Fructophilia (was: Changing words)

Gili Bar-Hillel gbhillel at netvision.net.il
Sun Feb 8 03:48:11 EST 2004



>I've always thought of satsumas as the small
>baggy ones, clementines as the small tight
>skinned ones

both varieties are called clementinas in Israel, the loose skinned ones that
are sold here are mostly of a breed called "michal".

>and um mandarins and tangerines as
>the big ones.

Mandarins I think of as having thinner skins than tangerines, and a
distinctly different flavor. Tempel oranges (I'm pretty sure they are
spelled this way, they may even be named for Shirley Tempel) are a lot like
tangerines but they have a bump on top. Come to think of it, I haven't seen
them around in a couple of years.

> I can see what you mean with the plums
> (greengages, damsons, bullaces etc) but with most
> of the berries the only thing they seem to have
> in common is the "berry" bit of the name:
> "raspberries, mulberries, blackberries,
> strawberries, gooseberries and bilberries are all
> quite distinct to me in terms of flavour
> appearence and for that matter species and growth
> type. Currants (red and black) and cranberries
> are similar I think and I don't actually know
> what  dewberries and barberries are. Is it that
> some of these aren't available in Israel or that
> they really are considered to be the same thing?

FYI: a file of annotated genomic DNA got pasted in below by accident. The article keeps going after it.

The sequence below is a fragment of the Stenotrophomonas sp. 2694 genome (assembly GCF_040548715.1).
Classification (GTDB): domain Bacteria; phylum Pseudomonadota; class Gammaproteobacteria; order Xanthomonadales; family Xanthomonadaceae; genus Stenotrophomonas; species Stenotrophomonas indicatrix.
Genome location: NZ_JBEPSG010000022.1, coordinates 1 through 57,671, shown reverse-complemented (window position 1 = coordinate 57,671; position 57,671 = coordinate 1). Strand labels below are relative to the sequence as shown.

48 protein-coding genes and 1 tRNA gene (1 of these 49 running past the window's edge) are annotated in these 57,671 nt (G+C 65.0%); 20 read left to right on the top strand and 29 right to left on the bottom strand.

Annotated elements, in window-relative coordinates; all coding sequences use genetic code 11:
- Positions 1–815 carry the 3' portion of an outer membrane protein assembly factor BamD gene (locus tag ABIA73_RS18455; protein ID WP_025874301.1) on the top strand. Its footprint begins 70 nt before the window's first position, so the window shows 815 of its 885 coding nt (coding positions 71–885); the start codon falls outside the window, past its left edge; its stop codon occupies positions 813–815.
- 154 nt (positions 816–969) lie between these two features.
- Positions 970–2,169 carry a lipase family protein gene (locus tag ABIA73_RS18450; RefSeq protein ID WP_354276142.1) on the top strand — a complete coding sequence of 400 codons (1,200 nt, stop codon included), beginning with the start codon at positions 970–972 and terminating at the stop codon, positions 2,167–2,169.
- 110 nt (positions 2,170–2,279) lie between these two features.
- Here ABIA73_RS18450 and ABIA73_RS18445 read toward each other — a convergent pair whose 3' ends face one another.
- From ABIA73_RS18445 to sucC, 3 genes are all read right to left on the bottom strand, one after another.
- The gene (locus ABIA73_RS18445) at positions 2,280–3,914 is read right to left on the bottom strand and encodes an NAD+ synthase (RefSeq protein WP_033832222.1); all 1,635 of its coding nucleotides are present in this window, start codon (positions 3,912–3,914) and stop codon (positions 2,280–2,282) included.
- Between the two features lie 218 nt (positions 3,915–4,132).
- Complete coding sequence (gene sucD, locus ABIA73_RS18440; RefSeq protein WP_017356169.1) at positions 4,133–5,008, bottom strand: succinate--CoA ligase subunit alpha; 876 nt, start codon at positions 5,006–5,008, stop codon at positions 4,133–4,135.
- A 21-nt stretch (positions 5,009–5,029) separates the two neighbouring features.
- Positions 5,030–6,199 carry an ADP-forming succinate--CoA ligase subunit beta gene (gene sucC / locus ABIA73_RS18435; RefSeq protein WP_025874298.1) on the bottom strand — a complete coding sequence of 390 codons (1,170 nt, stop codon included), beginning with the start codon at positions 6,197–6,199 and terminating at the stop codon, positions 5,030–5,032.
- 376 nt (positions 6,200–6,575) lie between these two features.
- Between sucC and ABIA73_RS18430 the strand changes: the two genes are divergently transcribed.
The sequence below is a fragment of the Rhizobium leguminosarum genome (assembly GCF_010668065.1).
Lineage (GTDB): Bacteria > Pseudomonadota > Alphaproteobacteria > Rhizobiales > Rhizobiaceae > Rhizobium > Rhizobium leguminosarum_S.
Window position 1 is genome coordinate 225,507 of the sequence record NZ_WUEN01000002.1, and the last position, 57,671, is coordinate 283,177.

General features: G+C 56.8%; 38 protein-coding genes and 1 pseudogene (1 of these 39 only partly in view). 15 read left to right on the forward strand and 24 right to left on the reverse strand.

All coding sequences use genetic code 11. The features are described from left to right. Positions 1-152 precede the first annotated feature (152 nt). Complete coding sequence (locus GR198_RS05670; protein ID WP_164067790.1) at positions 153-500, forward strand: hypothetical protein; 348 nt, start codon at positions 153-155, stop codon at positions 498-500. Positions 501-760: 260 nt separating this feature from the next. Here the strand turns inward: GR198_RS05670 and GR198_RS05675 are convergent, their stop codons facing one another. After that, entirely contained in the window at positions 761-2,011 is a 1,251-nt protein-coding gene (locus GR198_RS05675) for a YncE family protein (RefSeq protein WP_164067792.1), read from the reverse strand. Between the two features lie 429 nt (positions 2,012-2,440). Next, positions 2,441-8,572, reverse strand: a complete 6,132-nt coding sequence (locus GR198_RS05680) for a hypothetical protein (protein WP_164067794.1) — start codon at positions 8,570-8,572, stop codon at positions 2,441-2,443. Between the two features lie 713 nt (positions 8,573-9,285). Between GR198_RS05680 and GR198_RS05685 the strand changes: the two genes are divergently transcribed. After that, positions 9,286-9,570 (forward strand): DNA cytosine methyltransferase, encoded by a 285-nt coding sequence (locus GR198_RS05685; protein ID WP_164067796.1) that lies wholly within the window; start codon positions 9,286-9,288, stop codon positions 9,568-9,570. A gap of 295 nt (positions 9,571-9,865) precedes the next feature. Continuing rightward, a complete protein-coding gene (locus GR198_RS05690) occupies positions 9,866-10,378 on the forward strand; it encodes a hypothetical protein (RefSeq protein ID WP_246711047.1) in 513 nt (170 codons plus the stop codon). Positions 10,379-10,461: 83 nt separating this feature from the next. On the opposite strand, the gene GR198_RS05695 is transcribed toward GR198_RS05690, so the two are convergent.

Both. Most berries aren't grown in our climate, and possibly as a result,
there is a lot of confusion in the terminology. There are correct terms for
scientific use, but in popular use, i.e. the labels on packages in
supermarkets, I've seen the same word ("uchmaniot") applied to blueberries,
currants, cranberries and raspberries; blackberries and raspberries are both
called "petel", and distinguished only by color; strawberries and mulberries
are both called "toot" and distinguished by an additional reference to where
they were grown ("field toot" or "tree toot"). I've never even seen
gooseberries or bilberries and I needed to crossreference several sources
for a description of them, as well as dewberries and barberries. The general
term for all berries is "gargerei ya'ar": "fruit of the forest" or "kernels
of the forest". My solution involved using every single synonym I could dig
up, as well as the general term for berries with various qualifiers, and yes
I did the same for the plums, whilst trying my best to keep the whole thing
musical and not too monotonous.

I'm trying to think of an obDWJ, and remembering this bit of poor
translation from "A Tale of Time City":

"One large blacksmith threw four coffins about"... "one got rusty for
smoothing clothes. Two became white in moderately cheap jewelry. Three of
them turned yellow and got expensive, and another four were dense and low in
the tables..."

Trust DWJ to drop the most important clues during the comic relief!


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